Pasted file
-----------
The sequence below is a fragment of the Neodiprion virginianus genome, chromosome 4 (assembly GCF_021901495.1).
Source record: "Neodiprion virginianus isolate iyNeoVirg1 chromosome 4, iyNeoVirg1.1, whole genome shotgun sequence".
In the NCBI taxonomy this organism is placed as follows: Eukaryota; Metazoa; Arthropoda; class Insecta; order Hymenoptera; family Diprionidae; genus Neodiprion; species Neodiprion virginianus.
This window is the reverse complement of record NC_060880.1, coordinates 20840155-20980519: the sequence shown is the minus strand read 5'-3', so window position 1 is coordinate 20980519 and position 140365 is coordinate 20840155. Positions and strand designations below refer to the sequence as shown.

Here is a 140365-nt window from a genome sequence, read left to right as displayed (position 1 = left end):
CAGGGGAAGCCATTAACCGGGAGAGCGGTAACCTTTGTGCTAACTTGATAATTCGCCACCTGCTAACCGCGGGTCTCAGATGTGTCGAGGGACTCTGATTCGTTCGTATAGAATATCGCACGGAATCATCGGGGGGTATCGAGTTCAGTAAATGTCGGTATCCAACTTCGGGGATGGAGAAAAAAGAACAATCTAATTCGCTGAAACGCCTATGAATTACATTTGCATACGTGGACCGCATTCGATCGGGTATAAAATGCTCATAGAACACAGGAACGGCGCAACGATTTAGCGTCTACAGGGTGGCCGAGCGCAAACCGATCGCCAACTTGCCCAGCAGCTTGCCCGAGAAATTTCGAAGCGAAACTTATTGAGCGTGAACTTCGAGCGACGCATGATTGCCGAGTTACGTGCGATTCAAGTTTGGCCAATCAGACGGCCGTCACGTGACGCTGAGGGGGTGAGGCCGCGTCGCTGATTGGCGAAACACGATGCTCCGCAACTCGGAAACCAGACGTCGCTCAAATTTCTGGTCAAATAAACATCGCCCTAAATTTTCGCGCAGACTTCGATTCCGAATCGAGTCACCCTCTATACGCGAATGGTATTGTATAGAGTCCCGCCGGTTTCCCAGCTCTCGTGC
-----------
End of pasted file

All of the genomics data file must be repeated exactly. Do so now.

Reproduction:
The sequence below is a fragment of the Neodiprion virginianus genome, chromosome 4 (assembly GCF_021901495.1).
Source record: "Neodiprion virginianus isolate iyNeoVirg1 chromosome 4, iyNeoVirg1.1, whole genome shotgun sequence".
In the NCBI taxonomy this organism is placed as follows: Eukaryota; Metazoa; Arthropoda; class Insecta; order Hymenoptera; family Diprionidae; genus Neodiprion; species Neodiprion virginianus.
This window is the reverse complement of record NC_060880.1, coordinates 20840155-20980519: the sequence shown is the minus strand read 5'-3', so window position 1 is coordinate 20980519 and position 140365 is coordinate 20840155. Positions and strand designations below refer to the sequence as shown.

Here is a 140365-nt window from a genome sequence, read left to right as displayed (position 1 = left end):
CAGGGGAAGCCATTAACCGGGAGAGCGGTAACCTTTGTGCTAACTTGATAATTCGCCACCTGCTAACCGCGGGTCTCAGATGTGTCGAGGGACTCTGATTCGTTCGTATAGAATATCGCACGGAATCATCGGGGGGTATCGAGTTCAGTAAATGTCGGTATCCAACTTCGGGGATGGAGAAAAAAGAACAATCTAATTCGCTGAAACGCCTATGAATTACATTTGCATACGTGGACCGCATTCGATCGGGTATAAAATGCTCATAGAACACAGGAACGGCGCAACGATTTAGCGTCTACAGGGTGGCCGAGCGCAAACCGATCGCCAACTTGCCCAGCAGCTTGCCCGAGAAATTTCGAAGCGAAACTTATTGAGCGTGAACTTCGAGCGACGCATGATTGCCGAGTTACGTGCGATTCAAGTTTGGCCAATCAGACGGCCGTCACGTGACGCTGAGGGGGTGAGGCCGCGTCGCTGATTGGCGAAACACGATGCTCCGCAACTCGGAAACCAGACGTCGCTCAAATTTCTGGTCAAATAAACATCGCCCTAAATTTTCGCGCAGACTTCGATTCCGAATCGAGTCACCCTCTATACGCGAATGGTATTGTATAGAGTCCCGCCGGTTTCCCAGCTCTCGTGC